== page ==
The Disadvantages of Animal Experimentation

Updated April 17, 2017

Imagine your lovable little dog confined to a cage and subjected to often painful experimental procedures. Yet, animals who've done nothing but be born suffer in order that companies might produce not only lifesaving medicines and procedures, but also cosmetics. Using animals in scientific experiments has many disadvantages, the most important of which is unnecessary cruelty to animals.

Similar Species

Animal experimentation seeks to duplicate in animals what will happen to a human being using or being exposed to the same product. Scientists carefully choose animals that most nearly resemble humans in the factor being tested such as skin, brain, heart, muscles or bones. But no matter how close the match, animals and humans are different species and differ in critical ways down to the cellular level. No matter how many animals scientists use to test a product or how beneficial the results, it still doesn't guarantee the results will be duplicated in humans.

Living Animals

With animal experimentation, scientists subject animals to confinement, often in small cages. Test animals often undergo brutal surgeries and other painful invasive procedures. Animals suffer through invasive surgeries, because scientists perform radical procedures without the benefit of anaesthesia. These animals feel every cut, every slice, every stitch into their skin, bones, head and organs. Many feel harming these living creatures for scientific experimentation is unnecessary, especially since other alternatives have been developed.

After the Experimentation

After experimenting with animals, testing labs are left with animals crippled mentally and physically by the horrific testing procedures imposed upon them. Once the testing concludes, whether or not the experiment proved successful, the scientists have no use for these leftover animals. The animals are too damaged for use with further experimentation, leaving the science labs with the problem of disposing of these damaged creatures.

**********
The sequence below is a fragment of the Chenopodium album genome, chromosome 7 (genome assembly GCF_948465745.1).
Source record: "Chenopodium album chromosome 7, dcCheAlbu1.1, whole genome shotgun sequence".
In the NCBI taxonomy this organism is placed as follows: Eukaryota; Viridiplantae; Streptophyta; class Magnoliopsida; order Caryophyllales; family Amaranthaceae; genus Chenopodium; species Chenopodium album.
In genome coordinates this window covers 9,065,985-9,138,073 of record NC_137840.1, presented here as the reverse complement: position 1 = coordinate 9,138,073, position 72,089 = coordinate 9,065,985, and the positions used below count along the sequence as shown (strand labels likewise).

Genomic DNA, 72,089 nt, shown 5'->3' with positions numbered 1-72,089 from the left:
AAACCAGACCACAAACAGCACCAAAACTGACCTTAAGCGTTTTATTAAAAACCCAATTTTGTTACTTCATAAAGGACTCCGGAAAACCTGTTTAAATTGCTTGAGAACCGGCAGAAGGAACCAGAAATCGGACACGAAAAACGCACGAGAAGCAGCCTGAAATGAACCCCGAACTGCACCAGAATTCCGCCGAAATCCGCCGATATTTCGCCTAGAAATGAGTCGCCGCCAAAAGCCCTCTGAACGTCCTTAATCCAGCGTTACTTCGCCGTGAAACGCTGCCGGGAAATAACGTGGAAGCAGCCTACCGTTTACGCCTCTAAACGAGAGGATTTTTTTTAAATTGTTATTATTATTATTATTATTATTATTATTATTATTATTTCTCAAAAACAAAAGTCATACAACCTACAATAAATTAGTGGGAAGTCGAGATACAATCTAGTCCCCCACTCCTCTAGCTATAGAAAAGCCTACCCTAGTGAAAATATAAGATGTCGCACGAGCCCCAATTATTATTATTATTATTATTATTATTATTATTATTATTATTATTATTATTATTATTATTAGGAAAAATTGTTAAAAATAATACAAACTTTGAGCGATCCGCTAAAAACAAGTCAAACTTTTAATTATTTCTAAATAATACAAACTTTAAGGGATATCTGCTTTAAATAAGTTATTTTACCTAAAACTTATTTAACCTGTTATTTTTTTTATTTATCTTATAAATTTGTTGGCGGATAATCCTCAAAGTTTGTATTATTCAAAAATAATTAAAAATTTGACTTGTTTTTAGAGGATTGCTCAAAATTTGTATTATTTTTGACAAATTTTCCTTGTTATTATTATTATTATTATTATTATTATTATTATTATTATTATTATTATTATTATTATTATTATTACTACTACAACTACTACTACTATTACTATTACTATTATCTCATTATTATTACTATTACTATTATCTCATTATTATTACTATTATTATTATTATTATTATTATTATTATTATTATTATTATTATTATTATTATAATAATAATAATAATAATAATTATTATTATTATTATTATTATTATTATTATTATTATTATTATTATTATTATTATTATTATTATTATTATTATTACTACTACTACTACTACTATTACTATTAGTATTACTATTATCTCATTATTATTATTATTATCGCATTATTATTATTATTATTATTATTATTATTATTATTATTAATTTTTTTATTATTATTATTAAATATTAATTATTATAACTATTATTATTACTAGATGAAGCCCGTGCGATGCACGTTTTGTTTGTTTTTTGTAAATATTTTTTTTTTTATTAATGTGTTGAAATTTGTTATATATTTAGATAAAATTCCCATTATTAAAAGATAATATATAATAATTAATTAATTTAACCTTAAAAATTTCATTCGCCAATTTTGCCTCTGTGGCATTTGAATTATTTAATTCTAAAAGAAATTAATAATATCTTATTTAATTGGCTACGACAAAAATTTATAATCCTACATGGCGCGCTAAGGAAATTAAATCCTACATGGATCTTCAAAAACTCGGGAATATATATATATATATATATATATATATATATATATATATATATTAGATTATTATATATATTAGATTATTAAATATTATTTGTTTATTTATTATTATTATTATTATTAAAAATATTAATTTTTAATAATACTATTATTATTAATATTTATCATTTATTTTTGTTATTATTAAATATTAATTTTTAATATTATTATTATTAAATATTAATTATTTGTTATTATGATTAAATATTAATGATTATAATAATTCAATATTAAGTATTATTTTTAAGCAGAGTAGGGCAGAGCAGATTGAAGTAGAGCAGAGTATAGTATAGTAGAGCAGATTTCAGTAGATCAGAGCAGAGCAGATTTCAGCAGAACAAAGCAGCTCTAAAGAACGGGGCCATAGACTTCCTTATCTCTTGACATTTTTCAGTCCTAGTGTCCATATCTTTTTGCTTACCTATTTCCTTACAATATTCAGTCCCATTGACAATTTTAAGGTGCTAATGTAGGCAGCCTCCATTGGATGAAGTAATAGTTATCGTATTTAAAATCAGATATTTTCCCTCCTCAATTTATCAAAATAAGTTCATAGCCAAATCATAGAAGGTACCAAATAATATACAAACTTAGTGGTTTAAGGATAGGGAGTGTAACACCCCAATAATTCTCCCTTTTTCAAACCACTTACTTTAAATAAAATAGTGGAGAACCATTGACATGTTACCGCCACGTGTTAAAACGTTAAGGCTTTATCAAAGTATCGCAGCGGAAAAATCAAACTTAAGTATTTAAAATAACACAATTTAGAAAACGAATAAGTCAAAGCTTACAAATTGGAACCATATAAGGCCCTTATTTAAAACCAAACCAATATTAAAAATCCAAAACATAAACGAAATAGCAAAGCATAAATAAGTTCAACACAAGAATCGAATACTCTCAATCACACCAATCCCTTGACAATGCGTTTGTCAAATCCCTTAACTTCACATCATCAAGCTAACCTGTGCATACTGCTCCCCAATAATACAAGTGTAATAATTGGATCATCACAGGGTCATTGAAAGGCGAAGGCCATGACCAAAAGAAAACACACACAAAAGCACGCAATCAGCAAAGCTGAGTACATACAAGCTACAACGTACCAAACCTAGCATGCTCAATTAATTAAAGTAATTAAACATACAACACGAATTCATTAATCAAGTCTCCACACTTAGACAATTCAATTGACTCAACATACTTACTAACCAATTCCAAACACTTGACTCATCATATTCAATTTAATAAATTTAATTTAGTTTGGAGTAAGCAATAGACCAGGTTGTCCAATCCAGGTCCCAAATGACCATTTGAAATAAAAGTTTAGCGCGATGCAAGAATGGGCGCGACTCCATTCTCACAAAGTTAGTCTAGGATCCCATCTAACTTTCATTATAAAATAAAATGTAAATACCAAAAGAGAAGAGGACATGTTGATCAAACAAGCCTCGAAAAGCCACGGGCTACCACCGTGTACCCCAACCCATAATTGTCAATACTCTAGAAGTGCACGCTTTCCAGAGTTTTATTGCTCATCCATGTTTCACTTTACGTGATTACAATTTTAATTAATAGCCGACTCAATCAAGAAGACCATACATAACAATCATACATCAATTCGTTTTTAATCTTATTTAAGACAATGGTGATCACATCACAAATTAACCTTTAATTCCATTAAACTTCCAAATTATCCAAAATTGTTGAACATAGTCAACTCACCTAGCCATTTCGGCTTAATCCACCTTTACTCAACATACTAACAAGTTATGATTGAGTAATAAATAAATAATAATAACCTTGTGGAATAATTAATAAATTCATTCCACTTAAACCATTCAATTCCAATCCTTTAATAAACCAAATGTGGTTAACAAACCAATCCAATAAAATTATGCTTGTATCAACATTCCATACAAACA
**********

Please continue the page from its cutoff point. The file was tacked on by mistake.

Animals cost money. It costs money to purchase animals for experimentation. It costs money to provide feed and housing for the animals. Animals require facilities with heat, air and light, and they require space -- even if only for a series of cages. Animals create waste that costs money to clean and eliminate on a regular basis. It costs money to buy the numerous restraints to immobilise animals that struggle to escape from the scientists. Add in the expense of disposal.

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About the Author

Carolyn Scheidies has been writing professionally since 1994. She writes a column for the “Kearney Hub” and her latest book is “From the Ashes.” She holds a Bachelor of Science in journalism from the University of Nebraska at Kearney, where she has also lectured in the media department.